Whether they are first, second, third or nth language users; or users of English dialect x, y or z; most speakers of English know of two ways to do English comparatives—adding the word more before an adjective or a word ending ‑er to it. See which you prefer in (a) and (b) below:
(a) They’re more pesky than we thought.
(b) They’re peskier than we thought.
More in more pesky and the suffix ‑er in peskier are what we call ‘comparative forms’ or ‘comparatives’ in short. If you cannot definitively choose between more and ‑er in (a) and (b) above, you are not alone. You may identify with some who also see the occasional difficulty of deciding between more and ‑er, and who, as such, spend a good deal of their time trying to determine usage patterns one way or the other. Their attempts go as far back as the late 1800s (see Nesfield 1898) to as recent as our time today (see Chua 2018, 2019)!
It is no exaggeration then to say that English comparatives are a pesky problem. Let us journey further into this peskiness, and see whether we are any wiser today about these comparatives than we were more than a century ago.
Not always that pesky…
The first truth is, English comparatives were not always such a pesky a problem. Curme (1947, p. 220) notes an unexceptional use of ‑er for the comparative in Old English (the Old English period being around AD 650–1100 as defined by Horobin, 2018), and Jespersen (1949, p. 347) finds such examples as respectfuller, shamefuller and cheerfuller in the works of “Modern English writers up to about 1850” (the Modern English period being around 1500 to 1900 as defined by Horobin, 2018).
Clearly then, any rule that says that more goes with long adjectives, e.g. respectful, or that more goes with adjectives that end in ‑ful, e.g. cheerful, is not a given from time immemorial. Or perhaps we may flip things around and say it is because of the entry of more as a competitor to ‑er that people begin to develop—quite possibly, unconsciously—some rule(s) for the division of labour between more and ‑er in expressing comparisons.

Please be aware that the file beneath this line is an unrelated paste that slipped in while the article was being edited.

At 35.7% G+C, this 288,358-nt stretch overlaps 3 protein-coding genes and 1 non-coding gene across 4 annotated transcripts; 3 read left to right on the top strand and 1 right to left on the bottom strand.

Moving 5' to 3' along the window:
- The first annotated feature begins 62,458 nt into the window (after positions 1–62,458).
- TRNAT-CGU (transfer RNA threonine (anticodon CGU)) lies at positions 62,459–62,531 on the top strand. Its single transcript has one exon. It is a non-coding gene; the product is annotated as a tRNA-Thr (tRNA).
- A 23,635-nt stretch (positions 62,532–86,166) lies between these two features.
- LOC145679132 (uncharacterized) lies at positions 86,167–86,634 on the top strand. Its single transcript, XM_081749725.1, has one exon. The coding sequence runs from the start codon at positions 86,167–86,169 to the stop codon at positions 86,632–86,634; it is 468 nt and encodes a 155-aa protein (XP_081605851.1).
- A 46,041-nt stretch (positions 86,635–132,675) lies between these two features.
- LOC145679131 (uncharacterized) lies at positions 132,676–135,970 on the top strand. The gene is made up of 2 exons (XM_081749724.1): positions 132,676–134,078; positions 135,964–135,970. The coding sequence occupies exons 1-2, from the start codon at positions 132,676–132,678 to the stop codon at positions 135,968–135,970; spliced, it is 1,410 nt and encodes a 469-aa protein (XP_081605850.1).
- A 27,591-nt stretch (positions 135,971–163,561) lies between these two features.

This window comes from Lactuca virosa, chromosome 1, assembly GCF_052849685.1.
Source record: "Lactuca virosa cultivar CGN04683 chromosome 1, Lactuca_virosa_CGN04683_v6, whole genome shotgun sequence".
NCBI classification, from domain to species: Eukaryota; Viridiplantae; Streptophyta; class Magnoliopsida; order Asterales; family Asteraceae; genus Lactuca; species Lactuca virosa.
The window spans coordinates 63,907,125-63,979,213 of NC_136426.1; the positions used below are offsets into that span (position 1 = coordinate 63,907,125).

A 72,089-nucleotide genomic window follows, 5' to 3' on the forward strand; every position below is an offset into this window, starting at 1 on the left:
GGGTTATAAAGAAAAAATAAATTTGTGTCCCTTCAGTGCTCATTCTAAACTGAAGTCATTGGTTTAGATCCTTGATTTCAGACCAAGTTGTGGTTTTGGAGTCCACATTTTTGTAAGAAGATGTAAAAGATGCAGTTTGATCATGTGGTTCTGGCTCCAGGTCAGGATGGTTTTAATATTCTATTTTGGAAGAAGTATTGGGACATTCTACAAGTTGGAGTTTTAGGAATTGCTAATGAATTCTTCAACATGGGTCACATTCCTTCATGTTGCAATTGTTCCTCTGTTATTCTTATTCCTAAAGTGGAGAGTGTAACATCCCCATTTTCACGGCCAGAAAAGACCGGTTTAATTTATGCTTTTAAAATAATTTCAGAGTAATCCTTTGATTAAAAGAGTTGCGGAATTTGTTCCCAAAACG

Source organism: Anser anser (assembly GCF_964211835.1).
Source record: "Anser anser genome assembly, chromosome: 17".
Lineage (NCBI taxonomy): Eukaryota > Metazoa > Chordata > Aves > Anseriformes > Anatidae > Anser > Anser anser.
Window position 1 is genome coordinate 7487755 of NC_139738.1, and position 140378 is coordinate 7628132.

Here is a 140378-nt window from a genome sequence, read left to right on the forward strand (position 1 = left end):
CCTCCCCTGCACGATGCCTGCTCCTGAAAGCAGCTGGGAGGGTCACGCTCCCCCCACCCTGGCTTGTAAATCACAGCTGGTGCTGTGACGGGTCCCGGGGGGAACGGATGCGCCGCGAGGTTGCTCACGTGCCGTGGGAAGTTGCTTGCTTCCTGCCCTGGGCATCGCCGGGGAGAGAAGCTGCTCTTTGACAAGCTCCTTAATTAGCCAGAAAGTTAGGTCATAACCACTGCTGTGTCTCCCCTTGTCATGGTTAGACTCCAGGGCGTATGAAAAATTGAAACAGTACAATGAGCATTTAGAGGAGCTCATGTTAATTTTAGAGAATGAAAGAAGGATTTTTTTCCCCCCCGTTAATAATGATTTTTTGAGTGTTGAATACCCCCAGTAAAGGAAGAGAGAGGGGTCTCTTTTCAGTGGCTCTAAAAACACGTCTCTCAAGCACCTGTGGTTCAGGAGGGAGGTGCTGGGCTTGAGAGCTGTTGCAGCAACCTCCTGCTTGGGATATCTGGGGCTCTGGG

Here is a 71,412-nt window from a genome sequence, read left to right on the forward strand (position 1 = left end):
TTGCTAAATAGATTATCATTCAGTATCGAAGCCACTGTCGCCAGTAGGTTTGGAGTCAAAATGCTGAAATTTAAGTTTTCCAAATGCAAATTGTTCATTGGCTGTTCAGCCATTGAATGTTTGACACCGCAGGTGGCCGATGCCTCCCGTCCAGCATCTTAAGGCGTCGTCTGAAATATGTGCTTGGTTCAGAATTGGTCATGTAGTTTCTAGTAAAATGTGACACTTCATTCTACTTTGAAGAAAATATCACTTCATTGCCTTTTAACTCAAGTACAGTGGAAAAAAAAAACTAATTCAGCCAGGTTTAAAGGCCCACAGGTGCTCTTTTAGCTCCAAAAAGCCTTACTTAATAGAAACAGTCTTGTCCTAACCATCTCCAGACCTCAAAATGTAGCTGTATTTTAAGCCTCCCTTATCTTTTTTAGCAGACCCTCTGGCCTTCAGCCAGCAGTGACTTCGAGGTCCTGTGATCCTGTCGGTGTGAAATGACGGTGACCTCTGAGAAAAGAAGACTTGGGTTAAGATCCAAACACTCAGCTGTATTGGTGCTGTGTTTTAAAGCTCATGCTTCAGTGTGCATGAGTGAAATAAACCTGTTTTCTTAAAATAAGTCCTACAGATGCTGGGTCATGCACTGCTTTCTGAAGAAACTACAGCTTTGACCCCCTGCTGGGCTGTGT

The rise of the peskiness of English comparatives
Any patterned division of labour between more and ‑er use, however, is far from flawless, and herewith lies the second truth, i.e. many adjectives continue to straddle between more and ‑er in contemporary times. It is in part true that most of these straddlers have two syllables. There are nonetheless three-syllable adjectives that exercise equal, if not more, fluidity between more and ‑er than some two-syllable ones. If you agree that cheerfuller sounds a little weird despite the word, cheerful, containing only two syllables, and that untidier sounds as good as more untidy never mind the three syllables in the word, untidy, you get my point!
In their persistence to explain the choice between more and ‑er by the language’s sound system, some linguists would then go on to say that perhaps chunking sounds into syllables is not the wisest method to solve the more versus ‑er problem. It is to this end that Quirk et al. (1985, p. 462) speak instead of sound units at the end of adjectives as an attractor of comparative ‑er.